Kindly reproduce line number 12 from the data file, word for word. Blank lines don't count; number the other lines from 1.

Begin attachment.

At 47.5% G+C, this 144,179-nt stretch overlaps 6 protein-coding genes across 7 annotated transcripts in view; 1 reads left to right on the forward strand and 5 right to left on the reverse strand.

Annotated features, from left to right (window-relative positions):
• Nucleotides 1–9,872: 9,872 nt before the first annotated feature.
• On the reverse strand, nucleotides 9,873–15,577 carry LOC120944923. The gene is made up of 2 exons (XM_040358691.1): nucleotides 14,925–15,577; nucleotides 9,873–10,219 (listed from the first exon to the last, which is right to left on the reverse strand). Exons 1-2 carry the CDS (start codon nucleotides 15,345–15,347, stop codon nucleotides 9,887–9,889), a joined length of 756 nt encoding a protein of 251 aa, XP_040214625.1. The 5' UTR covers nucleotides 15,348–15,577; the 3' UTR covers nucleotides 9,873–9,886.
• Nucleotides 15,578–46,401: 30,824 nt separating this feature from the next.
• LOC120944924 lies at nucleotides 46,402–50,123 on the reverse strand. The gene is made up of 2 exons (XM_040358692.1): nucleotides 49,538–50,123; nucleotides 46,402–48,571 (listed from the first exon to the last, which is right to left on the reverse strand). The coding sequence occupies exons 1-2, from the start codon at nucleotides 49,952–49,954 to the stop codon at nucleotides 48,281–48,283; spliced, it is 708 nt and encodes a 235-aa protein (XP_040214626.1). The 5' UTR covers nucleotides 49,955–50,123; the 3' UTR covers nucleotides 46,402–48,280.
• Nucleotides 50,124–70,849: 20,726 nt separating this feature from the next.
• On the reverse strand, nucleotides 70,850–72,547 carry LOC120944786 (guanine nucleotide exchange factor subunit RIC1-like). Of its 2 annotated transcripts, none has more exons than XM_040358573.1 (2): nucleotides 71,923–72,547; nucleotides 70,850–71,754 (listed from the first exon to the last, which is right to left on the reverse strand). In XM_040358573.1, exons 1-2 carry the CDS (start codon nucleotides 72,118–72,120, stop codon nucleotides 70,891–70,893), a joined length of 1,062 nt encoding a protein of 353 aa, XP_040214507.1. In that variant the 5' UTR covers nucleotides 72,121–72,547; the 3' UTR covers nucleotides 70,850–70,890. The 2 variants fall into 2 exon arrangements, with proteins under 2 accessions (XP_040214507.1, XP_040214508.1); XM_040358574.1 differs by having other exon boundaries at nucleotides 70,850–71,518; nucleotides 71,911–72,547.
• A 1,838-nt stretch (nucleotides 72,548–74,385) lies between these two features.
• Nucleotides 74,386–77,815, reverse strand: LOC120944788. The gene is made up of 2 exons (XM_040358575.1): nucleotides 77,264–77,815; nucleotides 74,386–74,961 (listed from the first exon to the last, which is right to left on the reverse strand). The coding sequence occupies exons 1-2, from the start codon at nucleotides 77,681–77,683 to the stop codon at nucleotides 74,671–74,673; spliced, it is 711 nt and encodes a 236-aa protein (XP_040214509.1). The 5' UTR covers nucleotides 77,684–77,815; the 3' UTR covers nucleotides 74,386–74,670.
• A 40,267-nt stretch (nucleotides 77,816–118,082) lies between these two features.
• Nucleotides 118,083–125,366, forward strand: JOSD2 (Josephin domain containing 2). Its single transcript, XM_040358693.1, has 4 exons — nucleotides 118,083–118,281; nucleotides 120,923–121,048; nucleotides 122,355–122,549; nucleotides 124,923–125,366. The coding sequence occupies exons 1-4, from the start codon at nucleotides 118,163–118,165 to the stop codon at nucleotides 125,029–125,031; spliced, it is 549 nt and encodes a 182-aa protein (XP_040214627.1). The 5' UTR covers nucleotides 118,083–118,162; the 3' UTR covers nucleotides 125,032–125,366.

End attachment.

• Nucleotides 118,083–125,366, forward strand: JOSD2 (Josephin domain containing 2). Its single transcript, XM_040358693.1, has 4 exons — nucleotides 118,083–118,281; nucleotides 120,923–121,048; nucleotides 122,355–122,549; nucleotides 124,923–125,366. The coding sequence occupies exons 1-4, from the start codon at nucleotides 118,163–118,165 to the stop codon at nucleotides 125,029–125,031; spliced, it is 549 nt and encodes a 182-aa protein (XP_040214627.1). The 5' UTR covers nucleotides 118,083–118,162; the 3' UTR covers nucleotides 125,032–125,366.